I have some commends that I wish to be called right after login, including 'startx', and I thought rc.local seems a nice place for them, but the problem is that rc.local is run as root and I don't want that, obviously I can do something like this:

su username -c somecommend-here

But I am looking for a way to run the whole 'rc.local' as normal user, or perhaps there is a better place to put my code ?

PS. I am using Ubuntu-mini-remix 1104i386


  • AFAIK rc.local is executed parallel to login at the end of the boot sequence. I mean, it will be executed even if you don't log in, but you can be logged in ant it could be pending execution. Oct 7 '11 at 6:57
  • @JavierRivera So what would be the solution ?
    – omeid
    Oct 8 '11 at 12:15

The easiest way to launch a command when a user logs in is to create a .desktop file for the command and stick it in the ~/.config/autostart folder. What does the desktop file look like? Here is an example that retrieves the Ask Ubuntu home page with wget every time the user logs in:

[Desktop Entry] 
Name=Launch wget
Comment=Fetches the Ask Ubuntu home page.
Exec=wget http://askubuntu.com/
  • Does not seem a good idea to launch startx (as the OP asked) after graphical login.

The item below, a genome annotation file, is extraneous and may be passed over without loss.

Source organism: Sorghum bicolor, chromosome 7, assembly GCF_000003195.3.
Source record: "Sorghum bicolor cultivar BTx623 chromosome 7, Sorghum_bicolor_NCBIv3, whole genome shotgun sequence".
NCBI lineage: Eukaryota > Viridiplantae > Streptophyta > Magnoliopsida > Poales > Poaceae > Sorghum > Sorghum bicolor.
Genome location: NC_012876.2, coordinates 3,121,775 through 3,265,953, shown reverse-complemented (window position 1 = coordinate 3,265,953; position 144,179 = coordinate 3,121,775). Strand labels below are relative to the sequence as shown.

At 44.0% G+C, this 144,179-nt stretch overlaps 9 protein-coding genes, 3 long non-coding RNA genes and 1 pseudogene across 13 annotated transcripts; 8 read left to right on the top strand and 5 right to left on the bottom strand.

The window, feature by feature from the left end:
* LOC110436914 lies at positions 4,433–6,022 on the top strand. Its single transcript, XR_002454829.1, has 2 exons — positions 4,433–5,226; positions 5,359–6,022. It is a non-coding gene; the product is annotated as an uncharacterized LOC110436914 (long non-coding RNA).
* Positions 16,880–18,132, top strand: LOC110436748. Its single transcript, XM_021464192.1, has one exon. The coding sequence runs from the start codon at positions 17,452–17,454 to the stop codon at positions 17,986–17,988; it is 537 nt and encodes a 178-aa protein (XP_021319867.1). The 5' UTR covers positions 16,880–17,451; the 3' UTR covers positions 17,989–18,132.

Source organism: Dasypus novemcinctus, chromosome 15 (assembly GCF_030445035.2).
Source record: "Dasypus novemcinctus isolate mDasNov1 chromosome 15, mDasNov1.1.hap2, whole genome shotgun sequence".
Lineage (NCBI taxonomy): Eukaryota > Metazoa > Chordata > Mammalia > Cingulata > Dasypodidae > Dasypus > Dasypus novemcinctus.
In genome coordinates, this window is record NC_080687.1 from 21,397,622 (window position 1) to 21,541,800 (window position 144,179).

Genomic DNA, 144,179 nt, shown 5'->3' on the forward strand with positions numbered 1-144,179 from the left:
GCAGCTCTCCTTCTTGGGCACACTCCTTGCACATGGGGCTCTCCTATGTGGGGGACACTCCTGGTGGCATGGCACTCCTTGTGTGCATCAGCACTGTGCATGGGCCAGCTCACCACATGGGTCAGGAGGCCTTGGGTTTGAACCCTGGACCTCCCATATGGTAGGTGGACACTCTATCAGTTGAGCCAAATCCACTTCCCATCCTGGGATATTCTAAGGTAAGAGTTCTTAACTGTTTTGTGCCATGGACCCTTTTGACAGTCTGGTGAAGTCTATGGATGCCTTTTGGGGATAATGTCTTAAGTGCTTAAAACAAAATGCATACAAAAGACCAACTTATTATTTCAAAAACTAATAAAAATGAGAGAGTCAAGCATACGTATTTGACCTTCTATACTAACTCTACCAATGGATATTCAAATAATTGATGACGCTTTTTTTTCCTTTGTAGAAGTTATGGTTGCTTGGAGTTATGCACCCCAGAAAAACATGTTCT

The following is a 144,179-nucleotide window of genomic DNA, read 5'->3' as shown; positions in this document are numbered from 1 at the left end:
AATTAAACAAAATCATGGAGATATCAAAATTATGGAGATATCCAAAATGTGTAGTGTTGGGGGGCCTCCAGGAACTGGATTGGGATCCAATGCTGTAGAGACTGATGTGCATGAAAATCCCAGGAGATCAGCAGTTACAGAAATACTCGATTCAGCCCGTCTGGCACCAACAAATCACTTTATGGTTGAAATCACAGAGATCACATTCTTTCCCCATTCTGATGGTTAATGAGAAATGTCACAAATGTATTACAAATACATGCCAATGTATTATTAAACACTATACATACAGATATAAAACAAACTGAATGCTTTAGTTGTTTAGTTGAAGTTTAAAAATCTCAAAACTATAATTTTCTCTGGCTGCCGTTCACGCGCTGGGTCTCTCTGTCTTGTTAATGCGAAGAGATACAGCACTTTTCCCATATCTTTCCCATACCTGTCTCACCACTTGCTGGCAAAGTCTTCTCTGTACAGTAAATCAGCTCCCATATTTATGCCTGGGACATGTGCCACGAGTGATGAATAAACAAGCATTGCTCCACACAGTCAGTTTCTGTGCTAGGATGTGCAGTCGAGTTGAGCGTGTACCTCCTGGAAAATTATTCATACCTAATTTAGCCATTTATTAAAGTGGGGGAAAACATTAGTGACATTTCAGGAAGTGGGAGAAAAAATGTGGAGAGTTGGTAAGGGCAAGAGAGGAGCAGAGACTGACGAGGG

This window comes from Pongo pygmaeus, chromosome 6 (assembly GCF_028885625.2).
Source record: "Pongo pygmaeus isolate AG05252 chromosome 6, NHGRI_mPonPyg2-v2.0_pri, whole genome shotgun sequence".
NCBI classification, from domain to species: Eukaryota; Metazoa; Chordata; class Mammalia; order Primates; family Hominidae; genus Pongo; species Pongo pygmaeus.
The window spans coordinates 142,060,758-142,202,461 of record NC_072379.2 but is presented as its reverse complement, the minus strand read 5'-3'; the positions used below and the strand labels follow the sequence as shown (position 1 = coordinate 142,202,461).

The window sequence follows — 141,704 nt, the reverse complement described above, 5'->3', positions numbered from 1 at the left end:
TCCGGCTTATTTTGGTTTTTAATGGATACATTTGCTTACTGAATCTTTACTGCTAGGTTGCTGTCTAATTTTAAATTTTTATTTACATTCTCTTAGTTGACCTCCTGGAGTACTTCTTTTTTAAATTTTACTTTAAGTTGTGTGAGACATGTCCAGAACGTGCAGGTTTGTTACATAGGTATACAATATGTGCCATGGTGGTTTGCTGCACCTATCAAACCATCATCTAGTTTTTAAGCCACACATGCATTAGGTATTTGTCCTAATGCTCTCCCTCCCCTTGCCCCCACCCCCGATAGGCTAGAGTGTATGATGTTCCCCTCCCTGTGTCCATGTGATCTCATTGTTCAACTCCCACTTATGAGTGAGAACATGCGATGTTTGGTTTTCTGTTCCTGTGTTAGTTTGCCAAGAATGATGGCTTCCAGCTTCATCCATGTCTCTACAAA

– enzotib
    Oct 7 '11 at 7:46
  • @enzotib: There is no mention of a graphical login. Oct 7 '11 at 16:27
  • Maybe I misunderstood the question, I believed the user would to start startx from rc.local. Sorry
    – enzotib
    Oct 7 '11 at 16:38

I don't know the differences between /etc/rc.local and a crontab, but I generally make a service account and add the appropriate job. For example: sudo crontab -u p4padmin -e

@reboot ~/bin/p4p -d -r ~/var/p4p/cache/foo -p 2020 -t depot:2020 -L ~/var/p4p/log/foo.log

You don't have to login for the service to execute.


The linux way is to append your commands to ~/.bashrc instead of /etc/rc.local.

Every user has a .bashrc in it's home directory. This scriptfile is run automatically just after a user logs in. It is run with the credentials of the user so a su command is not needed.

It seems to me that this is exactly what you are looking for.

  • This is not quite correct, as .bashrc is not read when a user logs in using the normal lightdm, for example.
    – user76204
    Mar 3 '13 at 18:32
  • I concluded too fast that the user was using a commandline login instead of a display manager because of the "manual" startx command he mentioned....my bad :-)
    – thom
    Mar 3 '13 at 23:20

Your Answer

By clicking “Post Your Answer”, you agree to our terms of service, privacy policy and cookie policy

Not the answer you're looking for? Browse other questions tagged or ask your own question.